plates have given poor results in daylight, and Professor Nipher recommends Cramer's 'crown' plate.
The new star in Perseus, which has now waned in the sky, and in the memory of most people, is still an object of discussion among astronomers. Our readers will remember Professor Newcomb's recent article on variable stars and the difficulties in the way of accounting for their periodicity. In the extreme case of new stars the difficulty is greatest. The theories of an outburst from the molten interior and of collision might account for the appearance of the star, but do not explain its rapid waning, nor are they in accord with spectroscopic determinations. Professor Seeliger's theory that a dark star passes through a swarm of meteors is the most satisfactory form of hypotheses, but leaves room for the ingenious suggestion, recently made by the great astronomer, M. Janssen, before the Paris Academy of Sciences. He points out that the apparent absence of oxygen from the sun may be due to its existence in some dissociated condition that the spectroscope would not reveal. This condition may be owing to a very high temperature, and when this becomes low enough to allow oxygen to assume its common form, and so to unite with hydrogen, there would ensue, as a result of the combustion, a great increase in heat and light, which would account for the brilliancy of a new star. The rapid decrease in brilliancy which follows would be accounted for by the formation of an atmosphere of vapor, which would serve as a gradually increasing obstacle to radiation from the star. A corollary of M. Janssen's supposition is that our own sun may at any time reach this transition point for oxygen and blaze out into a fury of heat and light that would scorch all life off the face of the earth. It is, however, a pleasant feature of solar catastrophes that astronomical time is measured by millions of years.
One of the most interesting total eclipses of the sun, which the present century furnishes, will occur on May 18, 1001. The maximum duration of totality, which will be about six and a half minutes, is rarely surpassed. This will give exceptional opportunity, provided the sky is clear, for work of any kind, photographic or visual. The region of totality is, however, inconveniently remote, and the weather conditions, which usually prevail at the stations which will be occupied, are not of the best. The shadow begins off the east coast of Africa, a short distance to the southwest of Madagascar, sweeps northeasterly over the Indian Ocean, and crosses Central Sumatra, Southern Borneo and New Guinea, and a few smaller islands. To visit the track of the eclipse from New York, therefore, one must journey half way around the earth, and it matters little, so far as distance is concerned, whether one starts east or west. In spite of the distance, observations will be undertaken by a number of American and European astronomers. In this country, the Yerkes, Lick, Columbia, Amherst and Naval Observatories and the Massachusetts Institute of Technology will be represented by skilled observers. Under the auspices of the Royal and Royal Astronomical Societies, English observers will be stationed at Mauritius, and Padang, on the west coast of Sumatra. At Padang the eclipsed sun will be only 21° from the zenith, and the duration of totality about six and a half minutes. At Mauritius, the chances for a clear sky are much greater than at any other station, but the duration of the total phase is only three and a half minutes. On this account, nearly all the American and European observers are planning to visit Sumatra. The observations may have an added value from the fact that the eclipse occurs near the time of minimum sun-spot activity.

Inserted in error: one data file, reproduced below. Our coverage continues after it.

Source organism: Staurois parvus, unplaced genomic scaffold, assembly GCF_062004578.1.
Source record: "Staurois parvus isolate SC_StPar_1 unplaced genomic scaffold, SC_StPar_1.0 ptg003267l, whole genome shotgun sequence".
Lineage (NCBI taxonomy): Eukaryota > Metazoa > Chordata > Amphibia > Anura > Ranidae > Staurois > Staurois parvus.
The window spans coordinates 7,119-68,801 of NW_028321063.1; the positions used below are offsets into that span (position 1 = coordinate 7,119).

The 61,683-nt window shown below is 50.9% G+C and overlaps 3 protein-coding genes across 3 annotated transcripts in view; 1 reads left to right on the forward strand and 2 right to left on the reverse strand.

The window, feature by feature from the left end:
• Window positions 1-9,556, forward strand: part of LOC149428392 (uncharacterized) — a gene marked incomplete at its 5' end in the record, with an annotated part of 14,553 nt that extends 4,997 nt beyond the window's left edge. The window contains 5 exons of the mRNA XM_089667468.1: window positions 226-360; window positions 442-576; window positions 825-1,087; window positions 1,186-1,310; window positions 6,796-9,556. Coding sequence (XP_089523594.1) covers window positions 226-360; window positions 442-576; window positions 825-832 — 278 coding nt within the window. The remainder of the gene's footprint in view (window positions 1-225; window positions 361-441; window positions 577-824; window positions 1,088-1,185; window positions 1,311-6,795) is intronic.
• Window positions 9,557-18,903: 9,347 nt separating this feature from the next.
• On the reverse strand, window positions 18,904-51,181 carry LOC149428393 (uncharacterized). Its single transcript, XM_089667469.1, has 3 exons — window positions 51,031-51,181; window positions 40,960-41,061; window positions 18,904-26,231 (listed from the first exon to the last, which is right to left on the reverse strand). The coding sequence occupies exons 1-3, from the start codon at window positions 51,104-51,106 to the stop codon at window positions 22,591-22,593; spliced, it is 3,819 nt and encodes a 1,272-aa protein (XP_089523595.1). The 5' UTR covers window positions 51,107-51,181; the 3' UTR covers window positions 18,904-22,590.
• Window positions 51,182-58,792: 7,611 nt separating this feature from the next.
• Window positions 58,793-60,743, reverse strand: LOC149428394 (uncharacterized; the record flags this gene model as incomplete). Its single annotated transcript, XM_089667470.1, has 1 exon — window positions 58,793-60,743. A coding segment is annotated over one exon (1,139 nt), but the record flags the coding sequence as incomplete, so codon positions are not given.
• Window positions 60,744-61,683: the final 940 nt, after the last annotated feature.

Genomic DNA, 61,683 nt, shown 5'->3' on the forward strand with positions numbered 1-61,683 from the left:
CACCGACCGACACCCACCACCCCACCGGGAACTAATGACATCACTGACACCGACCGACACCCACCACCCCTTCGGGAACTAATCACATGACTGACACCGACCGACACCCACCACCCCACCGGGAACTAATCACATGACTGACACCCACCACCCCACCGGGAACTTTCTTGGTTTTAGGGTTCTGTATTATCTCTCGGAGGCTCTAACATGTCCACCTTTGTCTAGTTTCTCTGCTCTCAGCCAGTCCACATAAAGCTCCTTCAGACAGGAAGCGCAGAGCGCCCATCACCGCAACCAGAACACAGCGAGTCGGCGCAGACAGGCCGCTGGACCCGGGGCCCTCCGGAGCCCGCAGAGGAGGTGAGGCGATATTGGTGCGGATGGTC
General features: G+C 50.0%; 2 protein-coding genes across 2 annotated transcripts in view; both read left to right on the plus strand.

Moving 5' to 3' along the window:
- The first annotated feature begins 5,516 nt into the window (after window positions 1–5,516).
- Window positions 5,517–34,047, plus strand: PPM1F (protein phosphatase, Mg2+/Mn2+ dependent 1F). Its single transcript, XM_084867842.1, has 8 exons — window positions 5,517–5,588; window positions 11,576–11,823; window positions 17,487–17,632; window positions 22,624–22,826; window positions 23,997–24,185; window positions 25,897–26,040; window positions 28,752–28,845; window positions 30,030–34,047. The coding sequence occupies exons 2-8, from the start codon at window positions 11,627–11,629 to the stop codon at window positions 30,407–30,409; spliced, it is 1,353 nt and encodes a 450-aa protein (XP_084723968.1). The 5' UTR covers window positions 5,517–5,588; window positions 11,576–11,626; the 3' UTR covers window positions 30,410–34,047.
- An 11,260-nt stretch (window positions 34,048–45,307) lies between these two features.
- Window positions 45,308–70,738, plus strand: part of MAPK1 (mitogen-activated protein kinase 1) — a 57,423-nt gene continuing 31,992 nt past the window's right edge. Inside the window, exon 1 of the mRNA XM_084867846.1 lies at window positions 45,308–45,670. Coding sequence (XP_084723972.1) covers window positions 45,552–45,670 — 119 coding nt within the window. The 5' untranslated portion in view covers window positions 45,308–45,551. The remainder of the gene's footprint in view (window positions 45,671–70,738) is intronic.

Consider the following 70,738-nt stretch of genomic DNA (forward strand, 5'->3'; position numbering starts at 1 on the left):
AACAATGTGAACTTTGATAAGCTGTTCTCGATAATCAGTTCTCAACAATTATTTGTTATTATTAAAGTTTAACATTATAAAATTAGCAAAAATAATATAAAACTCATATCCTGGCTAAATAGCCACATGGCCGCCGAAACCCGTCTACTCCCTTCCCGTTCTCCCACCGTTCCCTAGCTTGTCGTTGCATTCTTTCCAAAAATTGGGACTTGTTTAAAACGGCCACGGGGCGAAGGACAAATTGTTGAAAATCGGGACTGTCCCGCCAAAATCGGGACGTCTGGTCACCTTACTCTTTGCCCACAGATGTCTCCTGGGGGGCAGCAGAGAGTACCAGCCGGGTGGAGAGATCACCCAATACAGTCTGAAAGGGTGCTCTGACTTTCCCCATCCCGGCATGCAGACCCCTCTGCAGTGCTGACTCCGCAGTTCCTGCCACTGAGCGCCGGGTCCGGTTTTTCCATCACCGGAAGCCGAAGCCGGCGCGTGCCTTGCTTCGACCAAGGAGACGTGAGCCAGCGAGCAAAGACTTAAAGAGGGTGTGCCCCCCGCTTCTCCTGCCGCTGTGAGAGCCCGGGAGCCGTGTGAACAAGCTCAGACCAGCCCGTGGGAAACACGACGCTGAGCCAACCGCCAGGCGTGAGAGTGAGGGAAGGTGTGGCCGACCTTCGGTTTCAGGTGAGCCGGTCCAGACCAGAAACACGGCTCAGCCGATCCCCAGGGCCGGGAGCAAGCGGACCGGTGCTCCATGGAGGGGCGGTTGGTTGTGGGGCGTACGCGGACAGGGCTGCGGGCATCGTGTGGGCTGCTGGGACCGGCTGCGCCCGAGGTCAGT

The chief part of the work in this, as in other recent eclipses, will doubtless be photographic. Owing to the enormous advantages which photo-